This election I’ve decided to give my vote to someone else.
Instead of marking an X by the party of my choice I will cast whatever vote someone asks me to. Someone thousands of miles away in one of the many countries at the sharp end of decisions made here.
My vote is important to me and I care passionately about my democratic rights.
So, what could possibly drive me as a young politically aware person to give away my only opportunity to engage in the democratic process?
This is what I had to ask myself when I heard about the Give Your Vote campaign - an initiative asking UK citizens to give their votes to people in Afghanistan, Bangladesh and Ghana.
The answer for me is simple. I am doing this because I believe democracy should be for everyone not just the few.
How can we justify a situation where a few governments take decisions that have a massive impact on those living around the world?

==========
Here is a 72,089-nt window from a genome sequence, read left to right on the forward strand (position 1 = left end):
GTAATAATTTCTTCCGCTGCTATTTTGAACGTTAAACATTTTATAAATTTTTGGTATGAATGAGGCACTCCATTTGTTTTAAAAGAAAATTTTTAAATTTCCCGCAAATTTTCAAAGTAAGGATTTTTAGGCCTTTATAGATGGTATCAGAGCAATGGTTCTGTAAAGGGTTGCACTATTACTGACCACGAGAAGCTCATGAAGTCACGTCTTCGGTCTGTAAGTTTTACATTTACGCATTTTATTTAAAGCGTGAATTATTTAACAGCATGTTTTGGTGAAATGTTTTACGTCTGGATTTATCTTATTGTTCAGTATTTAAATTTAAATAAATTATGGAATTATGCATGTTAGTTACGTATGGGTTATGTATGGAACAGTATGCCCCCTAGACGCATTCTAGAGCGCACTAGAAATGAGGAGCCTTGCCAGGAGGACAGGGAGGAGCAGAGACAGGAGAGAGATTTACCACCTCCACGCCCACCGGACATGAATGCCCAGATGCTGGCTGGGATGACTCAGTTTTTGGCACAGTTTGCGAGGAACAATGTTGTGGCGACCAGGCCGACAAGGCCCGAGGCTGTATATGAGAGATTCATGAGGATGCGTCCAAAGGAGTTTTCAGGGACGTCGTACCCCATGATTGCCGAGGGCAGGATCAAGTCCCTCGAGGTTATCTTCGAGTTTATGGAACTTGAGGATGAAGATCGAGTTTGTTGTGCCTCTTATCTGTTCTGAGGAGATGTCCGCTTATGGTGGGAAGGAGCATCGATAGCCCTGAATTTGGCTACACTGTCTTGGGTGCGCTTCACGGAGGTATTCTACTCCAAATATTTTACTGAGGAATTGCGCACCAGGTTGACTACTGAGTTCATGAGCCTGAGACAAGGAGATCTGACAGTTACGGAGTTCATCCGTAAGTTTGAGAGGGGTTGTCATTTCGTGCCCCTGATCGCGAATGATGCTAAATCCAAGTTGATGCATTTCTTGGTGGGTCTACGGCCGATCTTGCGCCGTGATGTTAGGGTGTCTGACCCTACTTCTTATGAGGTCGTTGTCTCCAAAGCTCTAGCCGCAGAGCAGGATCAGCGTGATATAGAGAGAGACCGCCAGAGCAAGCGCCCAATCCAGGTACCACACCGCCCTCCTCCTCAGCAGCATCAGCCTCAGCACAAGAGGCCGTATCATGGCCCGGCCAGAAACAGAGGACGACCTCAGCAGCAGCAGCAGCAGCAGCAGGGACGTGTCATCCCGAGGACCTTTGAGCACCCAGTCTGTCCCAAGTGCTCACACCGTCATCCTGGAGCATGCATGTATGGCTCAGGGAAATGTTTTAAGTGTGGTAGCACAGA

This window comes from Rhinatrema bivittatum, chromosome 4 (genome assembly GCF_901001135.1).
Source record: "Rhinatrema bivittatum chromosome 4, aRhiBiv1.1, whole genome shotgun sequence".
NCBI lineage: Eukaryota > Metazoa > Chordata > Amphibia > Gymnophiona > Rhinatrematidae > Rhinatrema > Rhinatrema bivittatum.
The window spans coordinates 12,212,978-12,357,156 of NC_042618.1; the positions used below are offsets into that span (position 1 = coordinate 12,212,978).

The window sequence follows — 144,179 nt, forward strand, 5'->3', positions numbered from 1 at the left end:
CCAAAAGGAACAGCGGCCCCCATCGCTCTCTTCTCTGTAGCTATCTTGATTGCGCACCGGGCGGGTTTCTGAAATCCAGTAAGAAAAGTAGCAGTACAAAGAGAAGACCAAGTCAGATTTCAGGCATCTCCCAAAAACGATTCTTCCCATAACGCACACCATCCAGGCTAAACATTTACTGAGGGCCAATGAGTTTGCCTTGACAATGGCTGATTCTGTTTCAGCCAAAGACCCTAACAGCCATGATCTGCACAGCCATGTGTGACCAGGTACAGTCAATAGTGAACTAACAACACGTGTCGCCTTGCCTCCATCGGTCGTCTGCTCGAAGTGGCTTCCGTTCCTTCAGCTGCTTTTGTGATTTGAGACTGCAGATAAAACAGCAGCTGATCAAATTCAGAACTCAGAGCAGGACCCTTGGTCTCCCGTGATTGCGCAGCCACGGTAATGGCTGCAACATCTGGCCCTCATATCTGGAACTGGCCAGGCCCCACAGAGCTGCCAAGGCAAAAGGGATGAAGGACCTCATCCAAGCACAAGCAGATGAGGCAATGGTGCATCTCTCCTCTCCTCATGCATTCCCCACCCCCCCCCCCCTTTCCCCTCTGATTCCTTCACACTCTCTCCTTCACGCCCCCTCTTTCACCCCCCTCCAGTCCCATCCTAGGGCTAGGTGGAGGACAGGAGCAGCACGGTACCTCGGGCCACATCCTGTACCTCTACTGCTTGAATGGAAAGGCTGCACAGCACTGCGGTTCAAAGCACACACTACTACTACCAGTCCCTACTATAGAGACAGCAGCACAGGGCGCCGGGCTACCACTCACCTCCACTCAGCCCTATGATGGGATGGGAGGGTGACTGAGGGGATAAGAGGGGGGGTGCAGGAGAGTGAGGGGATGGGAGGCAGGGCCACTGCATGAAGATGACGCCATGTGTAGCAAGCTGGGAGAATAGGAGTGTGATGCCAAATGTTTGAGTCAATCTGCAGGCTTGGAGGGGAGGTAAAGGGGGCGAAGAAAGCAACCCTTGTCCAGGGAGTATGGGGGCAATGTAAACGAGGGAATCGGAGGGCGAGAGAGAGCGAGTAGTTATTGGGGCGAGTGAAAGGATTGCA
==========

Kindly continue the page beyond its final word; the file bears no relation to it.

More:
I remember being in halls of residence as a student in 2005, waiting all night in the common room with 40 other students to see the results of the 2005 US election, after 4 years in Afghanistan, 2 years in Iraq, there was no way the American people could vote Bush in again. But they could. And they did.
Now I don't live in America and it wasn't my election. But even though I don't live in that house, I'm going to be living by their house rules.
Others may be happy to say “This is just the way it is, we have political and economic power and they don't, it's the way of the World - don't be so naive”.
But this statement just doesn't resonate with me – it’s as if they are saying the world is a static, fixed entity, almost as if we have nothing to do with the way the world is, but I don't believe that, I never have.
We continually sing our world into existence – and if we all, as a collective choir, sing ‘justice for all not just for the few’ – we will sing in a new existence. So for me giving my vote is both symbol and a call to action, to all those who believe in justice, because democracy without justice just doesn't taste the same.